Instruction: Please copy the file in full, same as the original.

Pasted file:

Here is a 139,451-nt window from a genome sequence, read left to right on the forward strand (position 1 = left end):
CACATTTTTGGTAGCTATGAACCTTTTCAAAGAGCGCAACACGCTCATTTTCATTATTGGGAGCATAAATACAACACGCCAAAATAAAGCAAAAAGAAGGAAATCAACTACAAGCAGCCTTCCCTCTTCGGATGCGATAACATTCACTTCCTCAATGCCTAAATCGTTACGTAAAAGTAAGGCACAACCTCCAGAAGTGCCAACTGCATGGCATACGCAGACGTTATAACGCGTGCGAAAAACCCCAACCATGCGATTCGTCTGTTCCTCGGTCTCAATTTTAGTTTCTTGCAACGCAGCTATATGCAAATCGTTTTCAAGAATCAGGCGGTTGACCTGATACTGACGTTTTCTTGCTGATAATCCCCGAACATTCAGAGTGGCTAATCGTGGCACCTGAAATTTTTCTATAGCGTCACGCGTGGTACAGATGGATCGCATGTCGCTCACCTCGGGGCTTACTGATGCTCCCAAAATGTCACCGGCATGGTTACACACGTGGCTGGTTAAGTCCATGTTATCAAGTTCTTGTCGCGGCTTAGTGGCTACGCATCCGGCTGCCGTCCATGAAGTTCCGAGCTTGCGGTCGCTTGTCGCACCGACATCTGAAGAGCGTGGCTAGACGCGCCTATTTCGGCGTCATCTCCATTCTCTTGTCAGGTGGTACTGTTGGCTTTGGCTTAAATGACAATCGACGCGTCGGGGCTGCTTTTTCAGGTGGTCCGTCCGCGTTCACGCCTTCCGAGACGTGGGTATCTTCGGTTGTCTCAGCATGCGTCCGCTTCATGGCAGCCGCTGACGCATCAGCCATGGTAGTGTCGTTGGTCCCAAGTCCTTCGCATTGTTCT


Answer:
Here is a 139,451-nt window from a genome sequence, read left to right on the forward strand (position 1 = left end):
CACATTTTTGGTAGCTATGAACCTTTTCAAAGAGCGCAACACGCTCATTTTCATTATTGGGAGCATAAATACAACACGCCAAAATAAAGCAAAAAGAAGGAAATCAACTACAAGCAGCCTTCCCTCTTCGGATGCGATAACATTCACTTCCTCAATGCCTAAATCGTTACGTAAAAGTAAGGCACAACCTCCAGAAGTGCCAACTGCATGGCATACGCAGACGTTATAACGCGTGCGAAAAACCCCAACCATGCGATTCGTCTGTTCCTCGGTCTCAATTTTAGTTTCTTGCAACGCAGCTATATGCAAATCGTTTTCAAGAATCAGGCGGTTGACCTGATACTGACGTTTTCTTGCTGATAATCCCCGAACATTCAGAGTGGCTAATCGTGGCACCTGAAATTTTTCTATAGCGTCACGCGTGGTACAGATGGATCGCATGTCGCTCACCTCGGGGCTTACTGATGCTCCCAAAATGTCACCGGCATGGTTACACACGTGGCTGGTTAAGTCCATGTTATCAAGTTCTTGTCGCGGCTTAGTGGCTACGCATCCGGCTGCCGTCCATGAAGTTCCGAGCTTGCGGTCGCTTGTCGCACCGACATCTGAAGAGCGTGGCTAGACGCGCCTATTTCGGCGTCATCTCCATTCTCTTGTCAGGTGGTACTGTTGGCTTTGGCTTAAATGACAATCGACGCGTCGGGGCTGCTTTTTCAGGTGGTCCGTCCGCGTTCACGCCTTCCGAGACGTGGGTATCTTCGGTTGTCTCAGCATGCGTCCGCTTCATGGCAGCCGCTGACGCATCAGCCATGGTAGTGTCGTTGGTCCCAAGTCCTTCGCATTGTTCT